All that, and a handful of drugs so powerful they’re only fit for the dying.


People want to know what killed her. We can throw around symptoms and diseases like liver failure, pancreatitis, and late stage metastatic cancer, and the truth is that she probably had all that and more. None of that is what killed her though.


We like to think of death as this very discrete, aberrational thing. That people are living machines, and that diseases and injuries pop up like hurdles on a long track. I don’t think this is right. I find it much more comforting to think of us as dying machines, and my mother shared this kind of clarity with me.


All time for us is dead time. It’s only for a brief fraction of a strobe against the backdrop of infinity that we inhabit these bodies and get to experience everything that life has to offer. That time is precious, more precious than anything, but it’s also a choice.


She died. She was not killed by a disease, though I suspect she employed one to help her accomplish her own goals. She was frustrated, I think, with the stubborn gossamer thread that connected her to life. That, and by the cruel twist of fate that took food from her in her last moments. I think that if there were any way that she could have gone out cooking and eating, then she would have taken it, but alas, death is not so simple.


She was not given the tools to be a mother. I think that there are certain tools that one needs to learn in a loving home that she was never able to acquire. It is only by the scorching intensity of her love that she managed to get by. I think that, just like everything else she did, being a mother was not so much a choice for her as it was a natural consequence of who she was.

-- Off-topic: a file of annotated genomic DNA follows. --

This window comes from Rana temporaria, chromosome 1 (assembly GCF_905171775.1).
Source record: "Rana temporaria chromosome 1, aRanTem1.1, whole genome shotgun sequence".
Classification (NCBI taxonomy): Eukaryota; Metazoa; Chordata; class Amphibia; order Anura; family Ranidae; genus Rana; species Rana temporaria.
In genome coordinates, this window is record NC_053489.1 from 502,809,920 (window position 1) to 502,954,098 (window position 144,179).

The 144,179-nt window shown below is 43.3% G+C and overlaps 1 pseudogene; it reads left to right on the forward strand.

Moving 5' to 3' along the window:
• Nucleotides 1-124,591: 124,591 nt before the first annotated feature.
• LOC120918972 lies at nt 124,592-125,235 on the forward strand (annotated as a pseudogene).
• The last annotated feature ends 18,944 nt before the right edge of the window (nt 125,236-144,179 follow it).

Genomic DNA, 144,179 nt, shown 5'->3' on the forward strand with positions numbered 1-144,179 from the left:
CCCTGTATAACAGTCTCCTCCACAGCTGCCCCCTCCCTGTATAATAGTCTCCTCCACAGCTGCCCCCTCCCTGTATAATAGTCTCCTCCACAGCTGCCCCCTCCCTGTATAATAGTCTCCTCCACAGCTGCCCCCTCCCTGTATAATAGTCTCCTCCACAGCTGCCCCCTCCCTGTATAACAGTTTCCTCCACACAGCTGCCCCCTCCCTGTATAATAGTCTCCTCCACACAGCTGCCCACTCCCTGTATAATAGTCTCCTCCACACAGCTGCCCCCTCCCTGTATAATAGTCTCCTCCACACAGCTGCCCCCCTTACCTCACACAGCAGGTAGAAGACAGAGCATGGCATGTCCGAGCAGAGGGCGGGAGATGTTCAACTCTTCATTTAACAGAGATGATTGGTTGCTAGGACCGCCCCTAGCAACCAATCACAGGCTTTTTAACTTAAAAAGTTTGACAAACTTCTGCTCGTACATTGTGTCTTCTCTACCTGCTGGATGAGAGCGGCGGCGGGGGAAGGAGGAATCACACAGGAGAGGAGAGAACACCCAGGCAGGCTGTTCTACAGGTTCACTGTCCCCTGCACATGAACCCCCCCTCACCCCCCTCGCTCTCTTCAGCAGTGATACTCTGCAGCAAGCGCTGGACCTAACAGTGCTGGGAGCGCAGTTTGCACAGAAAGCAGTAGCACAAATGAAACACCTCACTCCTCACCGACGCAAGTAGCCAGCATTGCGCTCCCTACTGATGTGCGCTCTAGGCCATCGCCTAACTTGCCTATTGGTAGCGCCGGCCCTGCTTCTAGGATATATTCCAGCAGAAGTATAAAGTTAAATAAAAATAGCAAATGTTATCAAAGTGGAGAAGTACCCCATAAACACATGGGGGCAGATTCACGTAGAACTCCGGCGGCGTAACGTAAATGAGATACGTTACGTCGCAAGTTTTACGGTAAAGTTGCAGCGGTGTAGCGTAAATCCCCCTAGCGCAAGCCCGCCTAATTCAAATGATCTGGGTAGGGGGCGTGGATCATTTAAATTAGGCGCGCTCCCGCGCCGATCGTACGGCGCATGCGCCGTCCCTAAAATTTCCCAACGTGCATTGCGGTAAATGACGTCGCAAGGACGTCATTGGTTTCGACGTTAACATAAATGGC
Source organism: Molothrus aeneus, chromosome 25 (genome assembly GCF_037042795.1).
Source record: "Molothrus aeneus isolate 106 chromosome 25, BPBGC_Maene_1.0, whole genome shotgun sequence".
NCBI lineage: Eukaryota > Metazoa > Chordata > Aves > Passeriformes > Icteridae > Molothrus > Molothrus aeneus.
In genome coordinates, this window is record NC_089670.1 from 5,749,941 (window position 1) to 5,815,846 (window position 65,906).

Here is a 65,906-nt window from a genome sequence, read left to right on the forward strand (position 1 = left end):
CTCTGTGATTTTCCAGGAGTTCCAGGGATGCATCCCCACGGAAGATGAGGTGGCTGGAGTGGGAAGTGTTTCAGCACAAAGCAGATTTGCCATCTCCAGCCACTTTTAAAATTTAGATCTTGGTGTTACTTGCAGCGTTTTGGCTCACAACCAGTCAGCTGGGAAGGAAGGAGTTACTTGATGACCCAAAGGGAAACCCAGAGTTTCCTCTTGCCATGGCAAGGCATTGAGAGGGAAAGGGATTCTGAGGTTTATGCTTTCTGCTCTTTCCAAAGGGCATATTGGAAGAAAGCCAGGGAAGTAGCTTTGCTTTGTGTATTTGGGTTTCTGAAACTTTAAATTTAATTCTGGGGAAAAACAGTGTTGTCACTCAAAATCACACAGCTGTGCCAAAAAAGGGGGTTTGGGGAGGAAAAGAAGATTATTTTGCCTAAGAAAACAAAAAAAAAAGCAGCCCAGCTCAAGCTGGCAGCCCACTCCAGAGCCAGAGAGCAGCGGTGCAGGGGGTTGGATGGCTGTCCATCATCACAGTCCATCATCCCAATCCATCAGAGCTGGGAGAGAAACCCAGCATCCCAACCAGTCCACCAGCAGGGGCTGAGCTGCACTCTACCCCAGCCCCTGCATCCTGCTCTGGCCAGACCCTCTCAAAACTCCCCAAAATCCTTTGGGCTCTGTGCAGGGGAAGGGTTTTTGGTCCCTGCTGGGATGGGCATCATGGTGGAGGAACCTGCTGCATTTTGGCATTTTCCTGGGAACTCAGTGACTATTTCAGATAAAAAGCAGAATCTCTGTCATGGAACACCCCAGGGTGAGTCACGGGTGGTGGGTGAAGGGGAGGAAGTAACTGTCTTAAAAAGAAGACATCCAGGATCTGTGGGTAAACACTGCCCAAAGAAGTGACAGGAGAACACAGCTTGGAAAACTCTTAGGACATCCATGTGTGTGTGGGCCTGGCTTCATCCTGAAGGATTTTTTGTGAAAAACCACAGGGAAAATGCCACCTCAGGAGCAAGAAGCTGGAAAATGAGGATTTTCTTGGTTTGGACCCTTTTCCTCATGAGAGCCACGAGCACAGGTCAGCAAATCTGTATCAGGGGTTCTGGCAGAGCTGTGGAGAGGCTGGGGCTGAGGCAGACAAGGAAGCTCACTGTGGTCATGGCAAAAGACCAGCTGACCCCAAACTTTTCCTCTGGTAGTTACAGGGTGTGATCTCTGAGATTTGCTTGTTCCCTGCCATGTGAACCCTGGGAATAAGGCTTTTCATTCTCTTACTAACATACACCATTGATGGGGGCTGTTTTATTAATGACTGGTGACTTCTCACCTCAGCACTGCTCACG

The scale of her ambitions, and the depths of her trauma, were too great to resolve in a single generation.


I had gone through my whole life, I think, believing that she did not know this. I learned how wrong I was only in her last weeks. My mother knew that love alone was not enough. She knew that no matter how much she wished for things to go another way, she would never have the pristine, privileged life of normalcy that so many take as their birthright.


That was her last lesson to me. I cannot imagine how difficult it must have been to give.


How hard it must have been to watch me walk away in anger, and feel that inadequacy, and flash back to horrible pain. How in everything she did, she never stopped thinking of how she could model success for me. How she stood up against the world in front of me, and let me watch them break her bones and tear her to pieces so that I might avoid her fate.


And I did.


I learned. Every time we had to walk out of a restaurant, or when she fought against the school administration for the sake of my education, or when I leafed through her egg-crate of a memory box to find that she hadn’t forgotten anything.


I do not like many things.


But just like my mother, the things that I do like, I love with a passion hot enough to melt the steel fetters of fate.


She taught me that this is not enough. She taught me to be stubborn and indignant. She taught me how to love with reckless abandon - how to love when love is all you have to give.


She sacrificed herself for our sake. To give us the ultimate lesson of patience and love and humility. She needed, above anything else, to know that we heard her - to know that we were finally old enough to understand the monument she had been building.


And so I left, to show her that she was right. She lived to see me change the world. She lived to see me build the partnership she had always dreamed of. She lived to see me finally, finally read Vonnegut, and restart the path of writing that she set me on so many years ago.


And then she died, with so much left to see.


But that’s okay, because there’s still plenty of moments where she’s doing just fine, even if she happens to be under the ground at this particular moment.